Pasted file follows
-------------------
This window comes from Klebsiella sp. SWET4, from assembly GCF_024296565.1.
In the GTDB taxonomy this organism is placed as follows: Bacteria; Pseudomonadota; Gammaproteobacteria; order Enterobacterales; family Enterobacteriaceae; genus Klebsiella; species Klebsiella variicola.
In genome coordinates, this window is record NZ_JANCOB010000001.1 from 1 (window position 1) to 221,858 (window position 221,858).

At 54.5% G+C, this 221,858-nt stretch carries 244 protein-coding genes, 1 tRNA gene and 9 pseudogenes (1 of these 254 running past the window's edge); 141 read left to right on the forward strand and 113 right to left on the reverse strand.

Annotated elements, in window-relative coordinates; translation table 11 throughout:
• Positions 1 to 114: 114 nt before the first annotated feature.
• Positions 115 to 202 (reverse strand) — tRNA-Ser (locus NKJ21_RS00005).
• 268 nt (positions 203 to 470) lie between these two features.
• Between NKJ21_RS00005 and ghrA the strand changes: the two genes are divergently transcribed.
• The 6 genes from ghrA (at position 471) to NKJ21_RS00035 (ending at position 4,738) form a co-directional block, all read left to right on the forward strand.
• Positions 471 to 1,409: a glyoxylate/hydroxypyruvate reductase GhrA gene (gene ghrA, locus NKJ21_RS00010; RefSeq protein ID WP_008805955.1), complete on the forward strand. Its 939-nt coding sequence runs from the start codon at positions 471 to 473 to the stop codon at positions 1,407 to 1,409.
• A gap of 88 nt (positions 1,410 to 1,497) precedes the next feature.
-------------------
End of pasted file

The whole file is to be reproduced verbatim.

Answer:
This window comes from Klebsiella sp. SWET4, from assembly GCF_024296565.1.
In the GTDB taxonomy this organism is placed as follows: Bacteria; Pseudomonadota; Gammaproteobacteria; order Enterobacterales; family Enterobacteriaceae; genus Klebsiella; species Klebsiella variicola.
In genome coordinates, this window is record NZ_JANCOB010000001.1 from 1 (window position 1) to 221,858 (window position 221,858).

At 54.5% G+C, this 221,858-nt stretch carries 244 protein-coding genes, 1 tRNA gene and 9 pseudogenes (1 of these 254 running past the window's edge); 141 read left to right on the forward strand and 113 right to left on the reverse strand.

Annotated elements, in window-relative coordinates; translation table 11 throughout:
• Positions 1 to 114: 114 nt before the first annotated feature.
• Positions 115 to 202 (reverse strand) — tRNA-Ser (locus NKJ21_RS00005).
• 268 nt (positions 203 to 470) lie between these two features.
• Between NKJ21_RS00005 and ghrA the strand changes: the two genes are divergently transcribed.
• The 6 genes from ghrA (at position 471) to NKJ21_RS00035 (ending at position 4,738) form a co-directional block, all read left to right on the forward strand.
• Positions 471 to 1,409: a glyoxylate/hydroxypyruvate reductase GhrA gene (gene ghrA, locus NKJ21_RS00010; RefSeq protein ID WP_008805955.1), complete on the forward strand. Its 939-nt coding sequence runs from the start codon at positions 471 to 473 to the stop codon at positions 1,407 to 1,409.
• A gap of 88 nt (positions 1,410 to 1,497) precedes the next feature.